When your organisational strength becomes its Achilles' Heel
(originally published 25/05/18)
A quick guide to Organisational Podiatry…
In my last post I tried to extract lessons for leaders from the crisis at Oxfam that had undermined trust in the whole aid sector. In this post, I explore whether an organisational dynamic I have seen in aid and other sectors may have been part of the issue. It is when a cultural strength essential for fulfilling an organisation’s external mission becomes its Achilles Heel and undermines effective internal management practice.
To stretch another foot-related metaphor, it’s like a toenail: essential protection for the toe-bone, but turned inwards, a source of great pain. Working across public, private and NFP sectors as I do, I believe I can see this phenomenon at work in parts of all three.
Three sectors – different yet the same?
The Aid Sector. An acute sense of justice and injustice is essential to any aid organisation. Passion and a certain amount of ‘righteous anger’is essential as they lobby governments and others in power to act justly on behalf of the poor and oppressed. But this acute sense of injustice can also make it incredibly difficult for senior managers to address issues of poor performance. It has been in the aid sector that I have seen some of the strongest defensive and even legal challenges to the raising of poor performance issues. It’s as if the person’s sense of injustice is so finely tuned that it immediately triggers the strongest defence when their own performance is questioned.
The HE Sector. I see a similar pattern in organisations in which critical and detailed analysis is a crucial part of the organisational DNA. The academic credibility of HE institutions is built on the ability to see the flaws in an argument or hypothesis. The proverbial red pen of the academic supervisor is a powerful and necessary tool. However, this strength of critical analysis – with its focus on what is wrong rather than what is right – can have a demoralising and even devastating impact when applied to assessing someone’s performance. Many academics feel much less equipped to manage people than they do a PhD.
The Insurance Sector. The preponderance of ‘Black Hat’ thinkers (see DeBono’s Six Hats) in the insurance sector, with their acute awareness of risk and attention to detail, makes them good at what they do. However, turned inwards, this strength can make for slow, over-bureaucratic decision-making and painfully slow progress when change is required.
4 Tips on how to prevent (or treat) organisational in-growing toenails:
1. Provide career paths where experts can advance without becoming people managers.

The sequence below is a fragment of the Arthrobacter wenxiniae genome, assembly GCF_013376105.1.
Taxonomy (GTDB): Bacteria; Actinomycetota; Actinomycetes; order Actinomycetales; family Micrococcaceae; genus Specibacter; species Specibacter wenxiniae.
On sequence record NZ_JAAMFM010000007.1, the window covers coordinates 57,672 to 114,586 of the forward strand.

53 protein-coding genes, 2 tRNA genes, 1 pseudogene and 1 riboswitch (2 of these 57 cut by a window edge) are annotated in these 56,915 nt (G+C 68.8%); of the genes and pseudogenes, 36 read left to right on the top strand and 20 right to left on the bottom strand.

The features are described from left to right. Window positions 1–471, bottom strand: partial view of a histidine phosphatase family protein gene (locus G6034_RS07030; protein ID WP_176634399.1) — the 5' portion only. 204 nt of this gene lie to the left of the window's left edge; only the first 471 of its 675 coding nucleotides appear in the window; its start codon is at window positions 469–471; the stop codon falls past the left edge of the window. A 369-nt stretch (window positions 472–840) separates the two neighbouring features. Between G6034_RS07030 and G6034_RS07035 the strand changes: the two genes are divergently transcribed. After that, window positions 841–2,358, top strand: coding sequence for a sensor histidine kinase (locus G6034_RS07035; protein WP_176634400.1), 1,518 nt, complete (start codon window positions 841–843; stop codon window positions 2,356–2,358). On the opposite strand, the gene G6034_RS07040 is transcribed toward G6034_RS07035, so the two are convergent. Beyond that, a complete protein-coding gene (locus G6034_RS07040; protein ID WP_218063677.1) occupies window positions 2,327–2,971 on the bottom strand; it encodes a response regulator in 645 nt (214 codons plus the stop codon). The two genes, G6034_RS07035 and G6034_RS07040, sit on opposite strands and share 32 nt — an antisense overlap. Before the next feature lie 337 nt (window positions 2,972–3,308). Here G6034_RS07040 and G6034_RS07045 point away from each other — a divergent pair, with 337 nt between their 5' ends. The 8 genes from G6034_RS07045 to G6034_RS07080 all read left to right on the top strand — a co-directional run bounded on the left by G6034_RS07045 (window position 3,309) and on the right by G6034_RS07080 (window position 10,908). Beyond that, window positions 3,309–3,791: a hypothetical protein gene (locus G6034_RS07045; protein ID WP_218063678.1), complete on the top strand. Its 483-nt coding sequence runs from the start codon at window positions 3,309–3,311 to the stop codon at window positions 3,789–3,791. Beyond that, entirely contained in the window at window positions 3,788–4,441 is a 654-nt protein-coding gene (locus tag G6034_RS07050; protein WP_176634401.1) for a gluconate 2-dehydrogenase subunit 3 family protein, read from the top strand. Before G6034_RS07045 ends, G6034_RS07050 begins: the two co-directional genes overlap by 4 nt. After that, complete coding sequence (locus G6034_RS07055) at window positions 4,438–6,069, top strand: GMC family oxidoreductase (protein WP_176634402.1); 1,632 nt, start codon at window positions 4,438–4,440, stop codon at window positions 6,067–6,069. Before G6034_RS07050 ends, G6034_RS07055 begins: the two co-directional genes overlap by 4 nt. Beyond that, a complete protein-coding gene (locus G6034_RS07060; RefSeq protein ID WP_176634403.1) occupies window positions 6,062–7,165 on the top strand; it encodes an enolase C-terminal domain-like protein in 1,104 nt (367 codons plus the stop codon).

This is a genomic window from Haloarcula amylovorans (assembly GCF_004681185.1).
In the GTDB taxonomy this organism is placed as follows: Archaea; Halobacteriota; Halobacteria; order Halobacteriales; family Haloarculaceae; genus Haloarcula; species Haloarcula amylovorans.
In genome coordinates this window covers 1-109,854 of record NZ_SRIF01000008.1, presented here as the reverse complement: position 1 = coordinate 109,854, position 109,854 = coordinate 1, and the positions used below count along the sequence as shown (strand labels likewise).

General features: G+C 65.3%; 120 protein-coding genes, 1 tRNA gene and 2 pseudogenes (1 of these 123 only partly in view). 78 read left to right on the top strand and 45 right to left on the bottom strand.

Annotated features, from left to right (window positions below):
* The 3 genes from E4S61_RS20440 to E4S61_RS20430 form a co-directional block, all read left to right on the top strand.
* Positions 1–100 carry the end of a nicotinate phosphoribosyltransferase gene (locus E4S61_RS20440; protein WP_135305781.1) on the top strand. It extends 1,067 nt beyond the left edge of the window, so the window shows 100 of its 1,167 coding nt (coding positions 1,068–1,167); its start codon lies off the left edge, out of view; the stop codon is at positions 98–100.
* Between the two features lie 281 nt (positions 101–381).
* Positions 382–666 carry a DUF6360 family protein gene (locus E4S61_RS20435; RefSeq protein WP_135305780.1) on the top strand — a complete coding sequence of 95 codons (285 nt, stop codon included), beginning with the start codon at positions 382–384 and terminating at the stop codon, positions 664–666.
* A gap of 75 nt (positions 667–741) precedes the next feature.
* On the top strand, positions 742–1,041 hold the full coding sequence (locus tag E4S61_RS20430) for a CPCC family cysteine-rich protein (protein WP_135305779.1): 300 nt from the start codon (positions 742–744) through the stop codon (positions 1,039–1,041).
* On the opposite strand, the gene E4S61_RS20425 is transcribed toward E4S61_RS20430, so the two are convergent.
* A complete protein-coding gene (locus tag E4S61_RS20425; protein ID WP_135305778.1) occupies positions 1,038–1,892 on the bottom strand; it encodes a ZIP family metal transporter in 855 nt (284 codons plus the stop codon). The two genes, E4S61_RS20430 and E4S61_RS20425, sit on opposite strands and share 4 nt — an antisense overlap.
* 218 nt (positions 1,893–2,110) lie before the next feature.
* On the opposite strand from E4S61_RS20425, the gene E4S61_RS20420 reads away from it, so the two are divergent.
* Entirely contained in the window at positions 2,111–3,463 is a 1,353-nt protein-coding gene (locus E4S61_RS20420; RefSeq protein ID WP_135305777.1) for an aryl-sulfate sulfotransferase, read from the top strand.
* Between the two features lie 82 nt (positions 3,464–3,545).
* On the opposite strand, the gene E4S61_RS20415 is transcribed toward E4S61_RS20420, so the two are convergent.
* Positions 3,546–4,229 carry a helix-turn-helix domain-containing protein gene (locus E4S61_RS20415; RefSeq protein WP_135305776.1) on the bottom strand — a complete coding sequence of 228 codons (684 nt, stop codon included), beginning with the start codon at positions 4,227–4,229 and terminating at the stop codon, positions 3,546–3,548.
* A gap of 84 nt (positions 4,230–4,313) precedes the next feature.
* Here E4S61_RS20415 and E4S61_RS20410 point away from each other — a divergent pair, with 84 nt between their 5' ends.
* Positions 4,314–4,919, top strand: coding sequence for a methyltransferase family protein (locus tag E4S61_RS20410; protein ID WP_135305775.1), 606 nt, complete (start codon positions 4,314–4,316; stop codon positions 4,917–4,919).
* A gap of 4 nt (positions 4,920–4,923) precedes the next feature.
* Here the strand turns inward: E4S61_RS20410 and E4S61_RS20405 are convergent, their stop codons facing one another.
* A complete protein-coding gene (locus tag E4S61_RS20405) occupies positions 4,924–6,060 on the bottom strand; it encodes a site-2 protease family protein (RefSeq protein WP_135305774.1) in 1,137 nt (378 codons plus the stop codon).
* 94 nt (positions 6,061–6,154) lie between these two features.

I’m a great believer in helping people find career paths where they can continue to play to and further develop their strengths. In my experience, many technical and academic experts have little choice but to move out of their disciplines and become managers. Roffey Park’s pioneering research into ‘Experts as Leaders’ (2011 & 2015) revealed that many are reluctant leaders. Of the 345 technical and academic managers covered by the study, nearly 40% agreed or strongly agreed with the statement: “If I could progress in my career without having to manage people, I would”. A further 31% were ambivalent about their people management role. We need to be much more creative in developing career paths for ‘experts’ that honour their expertise without taking them away from it.
2. Don’t expert technical and academic experts to absorb management and leadership skills from the ether. A very different mindset and skillset is needed.
Having said this, many ‘experts’ can become good managers and leaders. They have the advantage of having the technical credibility that is often essential for others to follow. But don’t expect them to move away from roles that honour technical expertise with any confidence unless that are given the skills to do so. Without such support they will either neglect their management and leadership responsibilities or do it badly if they manage people eg as if they were Postgrads needing academic critique.
3. Ensure you develop emotional intelligence in your leadership programmes.
Goleman (1991) suggested that emotional intelligence (EQ) in leadership and management is 4x as important as IQ in predicting success. Roffey Park’s ‘Expert as Leader’ research identified that technical and academic experts often need extra help in this area. For some, it may be a need to be more sensitive to the emotional impact of one’s behaviour on others. For others, it may be managing one’s own emotional responses and taking things less personally. Either way, developing a leader’s EQ is likely to be time well spent.
4. Ensure you develop leaders’ skills in having difficult performance conversations
When managers don’t have the confidence to address conduct or poor performance issues, there is a tendency to work round them, wait until the individual retires or use a restructure to exit the offending individual(s). This prevarication means that problems fester until they are at crisis point and the drastic measures then needed often result in a difficult case to defend at Employment Tribunal. And don’t underestimate the negative impact on work climates if conduct or performance issues are not addressed. For this reason, it is vital to develop the confidence and skills of managers to tackle these issues early using a developmental approach before going down a formal route that may end in dismissal.
Was part of Oxfam’s difficulty the result of an ingrowing toenail? Was a fear of a litigious defensive reaction holding senior managers back from having challenging conversations and making difficult decisions? Those closer to their management culture are better able to tell than I am. But, continuing the podiatrist’s theme to the end - if the shoe fits, then wear it!
What do you think? Does your organisation have in-growing toenails?